Ladbrokes’ board finally agreed to GVC’s £4bn takeover bid, in a deal expected to mitigate regulatory risks and save an estimated £100m by 2021.
GVC Holdings is soon to become one of the world’s biggest gambling companies after absorbing Britain’s largest and longest serving high-street bookmaker.
The offer, which currently values Ladbrokes Coral at £4bn, would send GVC a quarter of the way into the FTSE 100 and significantly increase its market share in the UK and Italy, but will primarily cut costs for both groups while spreading regulatory risk.
GVC’s CEO Kenny Alexander who is to continue leading the business said creating one of the world’s largest listed sports betting companies “is a truly exciting prospect”.
“In a dynamically evolving industry, the transaction creates an enlarged group with the scale, diversity, proprietary technology and management expertise to pursue many opportunities globally,” Alexander said.
Ladbrokes will own 46.5 percent of the new combined company, with GVC’s Lee Feldman assuming chair and Ladbrokes Paul Bowtell as CFO.
The Ladbrokes name, which dates back to 1902, will not be retained in the parent company’s, but persist as a separate brand under the GVC umbrella – alongside, bwin, PartyPoker, Sportingbet and others.
The takeover comes amidst rising regulation and dwindling retail sales. Ladbrokes Coral, which owns some 3,500 betting premises, already revealed it closed 255 shops between March and September 2017.
With FOBT regulation looming, far more could follow in the next three years, of which the wide gap in Ladbrokes’ valuation – between £4bn and £3.2bn, contingent on a reduction in the maximum stakes on FOBTs to between £50 and £2 – is also indicative.
For Paul Leyland of Regulus Partners the deal is being driven primarily by this, Ladbrokes “very specific regulatory issues”, as well as the “aphrodisiac of significant cost synergies which both companies have tasted but are now priced in as standalone entities.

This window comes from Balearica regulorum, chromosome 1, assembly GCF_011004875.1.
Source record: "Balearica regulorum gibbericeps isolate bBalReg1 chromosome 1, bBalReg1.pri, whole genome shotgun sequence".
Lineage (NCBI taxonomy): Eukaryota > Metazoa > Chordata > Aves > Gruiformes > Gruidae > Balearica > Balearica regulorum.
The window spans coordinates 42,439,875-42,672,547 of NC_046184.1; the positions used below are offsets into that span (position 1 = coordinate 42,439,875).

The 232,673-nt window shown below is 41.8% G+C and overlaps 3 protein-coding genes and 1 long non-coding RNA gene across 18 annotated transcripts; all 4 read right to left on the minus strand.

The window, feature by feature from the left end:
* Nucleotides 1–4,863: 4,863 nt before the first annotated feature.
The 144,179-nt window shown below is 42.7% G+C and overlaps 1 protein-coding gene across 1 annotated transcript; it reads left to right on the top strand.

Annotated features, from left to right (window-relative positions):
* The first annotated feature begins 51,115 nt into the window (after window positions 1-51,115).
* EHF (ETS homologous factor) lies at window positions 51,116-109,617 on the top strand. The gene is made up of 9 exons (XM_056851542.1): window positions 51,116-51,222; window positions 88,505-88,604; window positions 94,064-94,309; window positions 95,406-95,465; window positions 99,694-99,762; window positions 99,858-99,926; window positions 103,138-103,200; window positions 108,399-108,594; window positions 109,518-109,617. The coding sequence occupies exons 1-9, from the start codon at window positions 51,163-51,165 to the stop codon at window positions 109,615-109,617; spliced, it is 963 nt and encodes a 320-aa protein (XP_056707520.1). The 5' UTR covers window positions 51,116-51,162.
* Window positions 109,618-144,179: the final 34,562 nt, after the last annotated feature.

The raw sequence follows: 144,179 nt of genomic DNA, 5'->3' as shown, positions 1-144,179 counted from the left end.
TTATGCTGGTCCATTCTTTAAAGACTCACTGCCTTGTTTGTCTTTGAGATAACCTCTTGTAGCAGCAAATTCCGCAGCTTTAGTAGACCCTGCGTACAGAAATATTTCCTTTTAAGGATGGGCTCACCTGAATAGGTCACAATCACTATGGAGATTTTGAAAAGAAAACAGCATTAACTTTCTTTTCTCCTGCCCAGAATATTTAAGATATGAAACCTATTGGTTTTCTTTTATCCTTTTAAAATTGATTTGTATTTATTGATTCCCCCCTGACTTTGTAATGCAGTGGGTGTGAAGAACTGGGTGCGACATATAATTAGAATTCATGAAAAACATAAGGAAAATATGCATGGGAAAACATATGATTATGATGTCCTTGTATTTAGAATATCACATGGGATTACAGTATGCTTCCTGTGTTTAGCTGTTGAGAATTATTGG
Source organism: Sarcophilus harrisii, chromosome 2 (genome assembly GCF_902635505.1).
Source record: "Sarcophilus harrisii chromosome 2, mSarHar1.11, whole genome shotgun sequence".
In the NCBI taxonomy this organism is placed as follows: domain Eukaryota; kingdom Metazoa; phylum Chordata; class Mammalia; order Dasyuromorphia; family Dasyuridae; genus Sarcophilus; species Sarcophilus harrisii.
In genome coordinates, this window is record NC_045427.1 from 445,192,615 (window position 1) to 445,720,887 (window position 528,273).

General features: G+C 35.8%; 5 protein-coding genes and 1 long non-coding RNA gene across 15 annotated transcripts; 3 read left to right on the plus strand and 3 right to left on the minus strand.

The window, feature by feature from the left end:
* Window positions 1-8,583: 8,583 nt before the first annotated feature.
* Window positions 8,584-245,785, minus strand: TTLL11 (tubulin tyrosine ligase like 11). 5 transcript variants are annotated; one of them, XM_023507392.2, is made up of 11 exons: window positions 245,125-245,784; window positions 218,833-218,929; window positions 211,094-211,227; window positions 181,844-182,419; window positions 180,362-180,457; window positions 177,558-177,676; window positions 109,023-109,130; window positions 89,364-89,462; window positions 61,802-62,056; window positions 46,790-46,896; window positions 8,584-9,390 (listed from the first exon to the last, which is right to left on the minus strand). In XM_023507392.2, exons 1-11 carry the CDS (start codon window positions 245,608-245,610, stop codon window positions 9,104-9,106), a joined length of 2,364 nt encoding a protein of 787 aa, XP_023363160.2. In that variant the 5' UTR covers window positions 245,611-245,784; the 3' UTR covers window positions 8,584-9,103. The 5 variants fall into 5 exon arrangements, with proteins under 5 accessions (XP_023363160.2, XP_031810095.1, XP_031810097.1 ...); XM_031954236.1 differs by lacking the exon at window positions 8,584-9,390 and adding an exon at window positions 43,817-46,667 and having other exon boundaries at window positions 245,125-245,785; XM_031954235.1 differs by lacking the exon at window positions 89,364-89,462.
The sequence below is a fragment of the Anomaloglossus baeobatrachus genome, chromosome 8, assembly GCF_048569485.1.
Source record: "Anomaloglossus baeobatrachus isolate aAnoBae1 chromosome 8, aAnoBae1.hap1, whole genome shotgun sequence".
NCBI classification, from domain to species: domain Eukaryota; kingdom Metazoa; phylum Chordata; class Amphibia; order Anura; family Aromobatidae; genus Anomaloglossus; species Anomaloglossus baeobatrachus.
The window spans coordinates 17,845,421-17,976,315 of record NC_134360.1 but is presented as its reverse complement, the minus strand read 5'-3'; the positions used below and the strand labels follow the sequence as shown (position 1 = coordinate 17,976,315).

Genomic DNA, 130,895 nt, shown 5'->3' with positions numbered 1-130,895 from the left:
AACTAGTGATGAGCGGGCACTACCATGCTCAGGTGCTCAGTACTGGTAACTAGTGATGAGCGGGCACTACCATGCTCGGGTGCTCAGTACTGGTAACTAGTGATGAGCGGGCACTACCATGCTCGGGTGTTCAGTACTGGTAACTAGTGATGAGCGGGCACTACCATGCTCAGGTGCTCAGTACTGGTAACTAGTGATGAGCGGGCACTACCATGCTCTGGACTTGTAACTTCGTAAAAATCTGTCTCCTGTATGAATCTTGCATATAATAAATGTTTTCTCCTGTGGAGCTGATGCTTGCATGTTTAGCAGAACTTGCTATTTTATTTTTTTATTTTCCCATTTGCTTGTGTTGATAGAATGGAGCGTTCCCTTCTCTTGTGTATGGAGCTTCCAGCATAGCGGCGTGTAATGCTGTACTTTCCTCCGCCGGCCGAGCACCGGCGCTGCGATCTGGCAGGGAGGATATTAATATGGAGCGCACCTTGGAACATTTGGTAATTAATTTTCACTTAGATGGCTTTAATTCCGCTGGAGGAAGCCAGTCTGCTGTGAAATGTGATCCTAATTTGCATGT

“In terms of spreading regulatory risk, LCL has FOBTs to worry about, GVC has Germany – as a standalone a negative outcome could be very serious for either, but the combination spreads risk and mitigates with synergies,” said Leyland.
Not only is Ladbrokes losing market share in the UK, but faces tax hikes in Australia too. While GVC – despite rushing to sell off its Turkish arm to soothe concerns from Ladbrokes shareholders during negotiations – is still exposed to risk in several grey markets, for which savings would provide a buffer.
In the mid-term GVC Ladbrokes will see plenty of them. The deal is expected to produce over £100m in synergies in the first three years, with more than half coming in the third year. It is not yet clear how many of the combined company’s circa 28,000 staff will have to bow out.
Beyond inorganic gains however, Leyland considers the two firms to be still relatively untested for the long haul.
“Operations management is more nuanced,” he added.
“Coral has done well from a low online base while GVC has turned very poor performance into something more acceptable, but neither business has shown real, sustained outperformance and so where the long-term topline growth comes from is a big question.”
Markets were buoyed by the more immediate earnings potential nonetheless.
Patrick Coffey, equity analyst at Barclays noted that both management teams had “strong track records” of integration and out-performing synergy guidance.
The bank forecast a compound earnings growth of 15-17 percent to 2021 with “an attractive” three to one online and retail sales mix.
The stock at both groups has risen sharply since talks resumed in early December: GVC’s by six percent and Ladbrokes by 37 percent.
A final agreement is still subject to shareholder voting but once approved is due to be completed in the first half of 2018.